DC at Night

DC at Night

Sunday, August 26, 2012

The Sax Sideman Takes Center Stage

Bobby Keys and me
Here's a great rock and roll question for you: what do "Live with Me" by the Rolling Stones, "The Wanderer" by Dion, and "The Letter" as performed by Joe Cocker have in common?

If you answered that they all feature sax solos by the legendary Bobby Keys, you can take your place in the rock fan's Hall of Fame. And if you added that they are the 1st 3 songs on Keys' latest touring project, Bobby Keys and the Suffering Bastards, set list, then you must have been at the restored Howard Theater last night as the band played an energetic, two-hour show packed with songs Keys contributed to both live and in the studio and a few sax classics.

Of course, the staples of the night, and the highlight for many of the older crowd at the Howard, were the Stones songs from the Let It Bleed, Sticky Fingers, and Exile on Main Street period of the late 60s/early 70s. In addition to "Let It Bleed," the band interspersed "Brown Sugar," "Bitch," and "Sweet Virginia" in their 2 sets. The group closed with "Can't You Hear Me Knockin" and encored with Keith Richards' "Happy."

Keys, who will turn 69 this year, kept up a Texas-twanged patter with the audience throughout the night, often providing humorous commentary and background on each song before it was played. Keys 1st made his mark as a session player. "The first time I heard myself on the radio, well it was little but it was a real radio, was on 'The Wanderer,'" Keys said.

After touring with Cocker's all-star project "Mad Dogs and Englishmen," (Keys also included Leon Russel's "Delta Lady" last night), he became a regular sideman for the Stones, then living with his still-best friend Keith Richards in the south of France. "Man, those were great days," Keys told the audience. "Don't remember much about 'em. The mind's kinda' vague. But we had us some good times."
Keys with the Suffering Bastards

Keys has been performing with the Stones live since those days, and if, as expected, the Stones take to the road soon to celebrate 50 years of making music, you can be sure that Keys will be there with Mick, Keith, Charley, Ron, and the rest.

But Keys also has close ties to 2 of the late Beatles. He played sax on George Harrison's "What Is Life?" and provided the start to one of John Lennon's last hits "Whatever Gets You Through the Night." The Lennon song provoked a lot of good-natured humor last night. Keys told the crowd that the song begins with the highest note he can hit on his sax. "Some nights I get it, and some nights I don't," he said. Well, last night was one of those nights. But after 2 aborted  attempts, Keys hit the note and Sufferin' Bastards were off and playing.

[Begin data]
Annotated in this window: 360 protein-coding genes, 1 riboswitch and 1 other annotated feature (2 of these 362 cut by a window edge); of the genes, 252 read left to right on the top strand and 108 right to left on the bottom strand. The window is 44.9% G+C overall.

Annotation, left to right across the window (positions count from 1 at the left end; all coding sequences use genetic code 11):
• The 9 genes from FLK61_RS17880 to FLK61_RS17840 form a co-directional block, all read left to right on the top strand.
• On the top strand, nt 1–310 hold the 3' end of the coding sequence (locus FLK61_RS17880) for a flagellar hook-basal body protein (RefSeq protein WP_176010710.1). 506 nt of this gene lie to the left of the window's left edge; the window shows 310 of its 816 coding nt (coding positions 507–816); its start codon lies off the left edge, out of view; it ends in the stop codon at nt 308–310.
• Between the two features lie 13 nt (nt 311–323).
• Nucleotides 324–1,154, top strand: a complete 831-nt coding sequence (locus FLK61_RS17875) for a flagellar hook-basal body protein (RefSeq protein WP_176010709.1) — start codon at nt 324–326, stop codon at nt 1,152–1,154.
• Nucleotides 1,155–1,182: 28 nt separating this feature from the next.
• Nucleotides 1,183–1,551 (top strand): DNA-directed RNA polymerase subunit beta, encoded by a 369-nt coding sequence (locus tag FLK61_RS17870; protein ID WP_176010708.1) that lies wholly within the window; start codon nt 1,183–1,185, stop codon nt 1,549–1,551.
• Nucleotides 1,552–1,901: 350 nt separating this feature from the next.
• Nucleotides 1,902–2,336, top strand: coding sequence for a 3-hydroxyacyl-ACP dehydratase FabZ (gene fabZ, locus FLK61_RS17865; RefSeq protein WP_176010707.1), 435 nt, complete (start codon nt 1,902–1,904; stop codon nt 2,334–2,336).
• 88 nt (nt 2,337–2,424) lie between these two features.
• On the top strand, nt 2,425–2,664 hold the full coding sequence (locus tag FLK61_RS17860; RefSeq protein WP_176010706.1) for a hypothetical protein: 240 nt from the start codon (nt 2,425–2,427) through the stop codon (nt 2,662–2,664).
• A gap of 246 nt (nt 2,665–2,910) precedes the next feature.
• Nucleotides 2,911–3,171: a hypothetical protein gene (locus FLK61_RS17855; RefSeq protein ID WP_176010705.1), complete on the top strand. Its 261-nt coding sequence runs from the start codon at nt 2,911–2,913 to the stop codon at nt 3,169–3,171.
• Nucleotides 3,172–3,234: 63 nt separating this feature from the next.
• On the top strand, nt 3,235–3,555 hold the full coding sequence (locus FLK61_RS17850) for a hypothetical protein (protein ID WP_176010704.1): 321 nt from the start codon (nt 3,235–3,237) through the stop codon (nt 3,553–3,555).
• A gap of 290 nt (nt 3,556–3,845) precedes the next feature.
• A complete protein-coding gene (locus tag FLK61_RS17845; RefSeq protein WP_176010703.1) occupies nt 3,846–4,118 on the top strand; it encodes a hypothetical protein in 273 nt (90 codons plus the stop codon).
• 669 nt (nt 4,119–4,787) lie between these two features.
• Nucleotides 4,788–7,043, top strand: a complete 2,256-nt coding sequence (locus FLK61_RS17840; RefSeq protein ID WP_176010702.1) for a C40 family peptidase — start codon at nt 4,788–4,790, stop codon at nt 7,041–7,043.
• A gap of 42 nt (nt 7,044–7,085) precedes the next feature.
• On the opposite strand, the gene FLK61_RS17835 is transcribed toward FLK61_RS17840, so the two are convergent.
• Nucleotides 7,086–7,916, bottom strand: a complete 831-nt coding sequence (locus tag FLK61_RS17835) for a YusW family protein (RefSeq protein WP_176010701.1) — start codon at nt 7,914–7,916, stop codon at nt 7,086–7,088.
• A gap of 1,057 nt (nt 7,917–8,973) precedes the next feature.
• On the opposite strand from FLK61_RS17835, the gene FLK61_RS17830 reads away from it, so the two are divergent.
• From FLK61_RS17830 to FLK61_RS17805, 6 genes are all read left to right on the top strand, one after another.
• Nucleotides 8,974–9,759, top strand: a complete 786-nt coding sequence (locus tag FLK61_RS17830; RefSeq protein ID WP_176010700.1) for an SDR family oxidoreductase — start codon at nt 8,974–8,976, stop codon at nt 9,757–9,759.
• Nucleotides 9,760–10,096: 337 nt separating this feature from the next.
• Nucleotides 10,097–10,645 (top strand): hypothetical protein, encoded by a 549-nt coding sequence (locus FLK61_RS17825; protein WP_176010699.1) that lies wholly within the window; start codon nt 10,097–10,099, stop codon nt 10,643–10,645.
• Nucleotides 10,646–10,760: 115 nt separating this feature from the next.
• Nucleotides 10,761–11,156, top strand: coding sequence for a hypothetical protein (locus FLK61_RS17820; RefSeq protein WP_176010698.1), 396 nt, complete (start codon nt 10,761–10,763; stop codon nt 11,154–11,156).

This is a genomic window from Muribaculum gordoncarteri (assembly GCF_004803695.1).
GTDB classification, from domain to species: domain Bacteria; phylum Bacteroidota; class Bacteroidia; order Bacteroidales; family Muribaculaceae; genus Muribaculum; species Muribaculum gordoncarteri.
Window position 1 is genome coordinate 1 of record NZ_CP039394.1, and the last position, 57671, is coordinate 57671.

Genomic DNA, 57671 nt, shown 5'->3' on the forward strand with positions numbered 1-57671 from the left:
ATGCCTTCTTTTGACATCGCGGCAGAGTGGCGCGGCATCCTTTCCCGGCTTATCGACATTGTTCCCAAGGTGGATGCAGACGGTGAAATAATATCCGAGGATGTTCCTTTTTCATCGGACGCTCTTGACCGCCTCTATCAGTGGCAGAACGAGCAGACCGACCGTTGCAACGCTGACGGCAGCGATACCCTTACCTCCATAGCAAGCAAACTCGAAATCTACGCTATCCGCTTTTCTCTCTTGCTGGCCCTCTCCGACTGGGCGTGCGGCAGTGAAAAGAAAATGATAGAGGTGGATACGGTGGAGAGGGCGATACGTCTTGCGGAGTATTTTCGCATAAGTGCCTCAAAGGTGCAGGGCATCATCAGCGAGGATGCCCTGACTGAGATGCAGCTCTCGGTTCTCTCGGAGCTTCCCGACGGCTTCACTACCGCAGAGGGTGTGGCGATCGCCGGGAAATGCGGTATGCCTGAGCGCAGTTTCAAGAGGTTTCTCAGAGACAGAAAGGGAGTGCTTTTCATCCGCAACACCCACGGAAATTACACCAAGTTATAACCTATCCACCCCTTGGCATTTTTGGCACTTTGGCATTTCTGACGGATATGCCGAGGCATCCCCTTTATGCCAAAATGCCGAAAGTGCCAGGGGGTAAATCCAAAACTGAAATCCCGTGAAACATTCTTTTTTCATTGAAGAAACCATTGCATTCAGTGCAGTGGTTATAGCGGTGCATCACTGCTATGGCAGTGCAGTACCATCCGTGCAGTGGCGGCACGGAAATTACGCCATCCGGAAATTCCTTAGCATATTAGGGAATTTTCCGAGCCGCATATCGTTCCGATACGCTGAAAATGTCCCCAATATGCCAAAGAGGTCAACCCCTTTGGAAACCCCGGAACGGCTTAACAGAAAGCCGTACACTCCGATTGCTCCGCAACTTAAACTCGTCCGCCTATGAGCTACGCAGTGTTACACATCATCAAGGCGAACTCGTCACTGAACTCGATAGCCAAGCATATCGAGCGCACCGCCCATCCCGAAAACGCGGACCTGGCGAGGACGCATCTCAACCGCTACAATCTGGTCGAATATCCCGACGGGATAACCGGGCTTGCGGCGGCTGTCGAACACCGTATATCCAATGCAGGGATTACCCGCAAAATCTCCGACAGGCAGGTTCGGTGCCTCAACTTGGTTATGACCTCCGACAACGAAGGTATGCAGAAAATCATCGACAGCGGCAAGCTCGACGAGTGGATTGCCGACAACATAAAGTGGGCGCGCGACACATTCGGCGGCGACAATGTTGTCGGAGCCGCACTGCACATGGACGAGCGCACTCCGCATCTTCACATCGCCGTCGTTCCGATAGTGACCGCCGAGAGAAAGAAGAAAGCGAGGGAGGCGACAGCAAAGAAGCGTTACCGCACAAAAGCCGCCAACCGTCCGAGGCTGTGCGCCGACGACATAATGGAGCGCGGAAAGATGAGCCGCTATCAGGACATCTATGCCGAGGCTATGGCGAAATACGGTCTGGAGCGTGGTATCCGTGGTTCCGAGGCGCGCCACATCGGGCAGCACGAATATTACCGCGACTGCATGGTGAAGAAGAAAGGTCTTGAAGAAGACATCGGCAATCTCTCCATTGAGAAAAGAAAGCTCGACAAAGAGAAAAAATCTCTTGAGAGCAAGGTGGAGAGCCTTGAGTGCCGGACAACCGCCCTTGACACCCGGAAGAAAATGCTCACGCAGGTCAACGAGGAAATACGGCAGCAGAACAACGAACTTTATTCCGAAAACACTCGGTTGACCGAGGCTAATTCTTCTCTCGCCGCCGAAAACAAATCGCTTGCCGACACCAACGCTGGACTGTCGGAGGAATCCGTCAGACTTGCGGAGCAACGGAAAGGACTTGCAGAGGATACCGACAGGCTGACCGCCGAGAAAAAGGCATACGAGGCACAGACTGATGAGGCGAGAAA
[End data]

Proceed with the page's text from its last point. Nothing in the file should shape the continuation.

Even after more than 50 years on stage, it's clear that Keys truly loves the life he chose. "Man, playin' for ya'all, it doesn't get any better than that," he said. Keys' on-stage foil is lead singer and guitarist Dan Baird, formerly of the Georgia Satellites. A few times, Baird had to point out to Keys that he was skipping over songs in the play list order. "So, I'm old, and fat, and can't see," Keys responded. Keyes acknowledges Baird as a songwriter by always including Baird's piano-driven honky tonk rager "You Look Like I Could Use a Drink."

Keys said when, as a youngster, he begged his mother to buy him a saxophone, she finally relented if he would promise to learn one of her favorite songs, Duke Ellington's "Harlem Nocture." Keys did and performed an extended version of it as one of 3 instrumentals in the set. When he was 15, Keys met soul sax man King Curtis. "Man, I had questions. What kind of reeds do you use? What do you listen to? What do you wear? What do you eat?" Keys explained. Finally, Curtis imparted simple advice to Keys on how to get better. "Just point that thing near your mouth and blow," he said. Today, Keys' rendition of Curtis' "Soul Serenade" serves as a tribute to his mentorship. The 3rd instrumental was a relatively unknown B-side for Motown saxman Junior Walker entitled "Hot Cha."

Tales, Tidbits, and Tips
As evidenced by his impressive resume, there are few in rock n' roll who have had the longevity and the depth of career of Bobby Keys. Of course, he has been sharing that experience from stages all over the world. But earlier this year, Keys released a well-reviewed autobiography entitled Every Night's a Saturday Night: The Rock 'n' Roll Life of Legendary Sax Man (as Keith Richards warns in the foreward "not to be confused with sex man") Bobby Keys. After the show, Keys signed copies of the book and talked to fans in individual sessions in the Howard's green room.  And, of course, Judy and I were there. When Keys asked how I wanted the book signed, I asked if he could make it out to our son, Michael Keith, born in 1973 and named after Michael (Jagger) and Keith (Richards). "Yeah, ol' Michael Philip (Jagger) himself just had a birthday. We're all gettin' up in years." I told Keys how much we had enjoyed seeing him on a small club stage. "Yeah, well I still love these places," he said. "Man, I started out in some small places in Texas. There were clubs where they not only shot at you, they threw grenades up on the stage." Of course, I had to ask Keys about the much-discussed, upcoming Stones special extravaganza. "I bet you'll be getting a call pretty soon, huh?" I asked. Keys eyes twinkled. "They call me all the time. They're always askin' my advice," he said. But what about that special call? "Yeah, I might be gettin' one," he said.

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